by Roger Leatherwood Alfred Hitchcock’s Vertigo (1958) starts with a disembodied close-up of a woman’s face that moves up to her eye, while Bernard Herrmann’s score begins its moody and compulsive circular rising-and-falling motif – immediately haunting and troubled.
by Pam Grady Robert Redford thinks it’s possible that his baby, the Sundance Film Festival, has gotten too big for its small-town britches. “Suddenly, this thing was going haywire,” he told the Associated Press.
The San Francisco Symphony is offering readers of EatDrinkFilms chances to win pairs of passes to the Saturday, February 13, 8pm showing of Vertigo with the Bernard Herrmann score performed live at Davies Hall in San Francisco. Arrive at 7 p.m. to hear Kim Novak in conversation with arts journalist Steve Winn.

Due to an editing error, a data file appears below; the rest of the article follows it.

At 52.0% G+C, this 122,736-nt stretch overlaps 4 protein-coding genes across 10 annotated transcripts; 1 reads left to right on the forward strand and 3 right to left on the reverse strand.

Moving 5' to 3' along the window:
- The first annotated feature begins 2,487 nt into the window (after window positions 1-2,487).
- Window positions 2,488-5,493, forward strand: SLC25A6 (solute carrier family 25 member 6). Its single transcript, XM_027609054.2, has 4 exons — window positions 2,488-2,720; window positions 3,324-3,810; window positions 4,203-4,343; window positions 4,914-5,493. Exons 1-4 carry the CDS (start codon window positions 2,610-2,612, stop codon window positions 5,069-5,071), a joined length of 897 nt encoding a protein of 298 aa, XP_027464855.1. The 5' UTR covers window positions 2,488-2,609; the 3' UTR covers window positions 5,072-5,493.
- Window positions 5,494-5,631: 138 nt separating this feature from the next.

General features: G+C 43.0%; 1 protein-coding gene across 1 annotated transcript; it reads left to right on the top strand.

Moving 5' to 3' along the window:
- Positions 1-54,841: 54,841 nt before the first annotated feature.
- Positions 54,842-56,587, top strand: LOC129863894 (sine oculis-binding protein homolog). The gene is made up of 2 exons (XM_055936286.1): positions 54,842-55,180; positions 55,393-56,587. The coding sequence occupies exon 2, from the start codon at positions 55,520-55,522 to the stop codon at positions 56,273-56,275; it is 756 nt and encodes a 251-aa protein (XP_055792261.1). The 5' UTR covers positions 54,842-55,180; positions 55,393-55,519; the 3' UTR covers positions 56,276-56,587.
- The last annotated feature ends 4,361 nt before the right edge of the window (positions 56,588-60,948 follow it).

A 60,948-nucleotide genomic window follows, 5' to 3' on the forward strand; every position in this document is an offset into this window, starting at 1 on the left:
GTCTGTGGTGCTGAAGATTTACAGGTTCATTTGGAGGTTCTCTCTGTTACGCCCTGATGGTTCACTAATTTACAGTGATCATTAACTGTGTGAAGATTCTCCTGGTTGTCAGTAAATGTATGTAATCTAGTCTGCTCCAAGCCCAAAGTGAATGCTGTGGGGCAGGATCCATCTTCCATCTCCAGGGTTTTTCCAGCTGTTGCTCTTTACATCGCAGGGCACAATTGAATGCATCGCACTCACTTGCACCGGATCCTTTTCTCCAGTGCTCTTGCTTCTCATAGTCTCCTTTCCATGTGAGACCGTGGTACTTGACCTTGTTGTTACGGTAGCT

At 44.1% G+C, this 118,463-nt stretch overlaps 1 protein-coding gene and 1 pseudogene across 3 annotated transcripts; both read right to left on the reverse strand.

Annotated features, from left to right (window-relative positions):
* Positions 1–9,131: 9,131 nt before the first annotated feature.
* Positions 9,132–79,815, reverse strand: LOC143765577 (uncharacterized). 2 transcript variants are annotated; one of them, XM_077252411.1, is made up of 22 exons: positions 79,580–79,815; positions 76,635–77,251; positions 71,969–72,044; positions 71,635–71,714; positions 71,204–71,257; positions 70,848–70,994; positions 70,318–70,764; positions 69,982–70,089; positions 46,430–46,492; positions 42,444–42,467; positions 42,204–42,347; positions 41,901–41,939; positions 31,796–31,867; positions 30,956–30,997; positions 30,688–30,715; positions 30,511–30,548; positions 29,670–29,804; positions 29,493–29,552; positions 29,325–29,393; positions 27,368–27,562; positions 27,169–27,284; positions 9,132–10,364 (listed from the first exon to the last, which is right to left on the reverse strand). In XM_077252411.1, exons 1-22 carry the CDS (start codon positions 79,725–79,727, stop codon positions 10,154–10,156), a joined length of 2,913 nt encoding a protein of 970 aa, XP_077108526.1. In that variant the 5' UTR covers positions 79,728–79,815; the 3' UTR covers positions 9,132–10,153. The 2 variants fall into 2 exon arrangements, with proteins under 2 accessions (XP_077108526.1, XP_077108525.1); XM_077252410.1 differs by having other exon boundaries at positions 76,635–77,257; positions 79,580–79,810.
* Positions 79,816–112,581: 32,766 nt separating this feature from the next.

EatDrinkFilms is proud to have Pam Grady, Kim Voynar, and Gary Meyer reporting from Park City with coverage of both Sundance and SlamdanceFilm Festivals.
François Truffaut’s many hour of interviews with the master of suspense, Alfred Hitchcock resulted in a book that influenced several generations of filmmakers. It helped film lovers understand the language of cinema as Truffaut integrated images with their discussions in a truly special collaboration.
Dear Friends, Ever heard of Hitchcock or Truffaut? Most likely you have seen some of their movies—possibly more of the work they directed than by other filmmakers. Our focus this week is on the new documentary Hitchcock/Truffaut as the French director’s daughter Laura and independent filmmaker Roger Leatherwood take turns writing about it. Pam Grady […]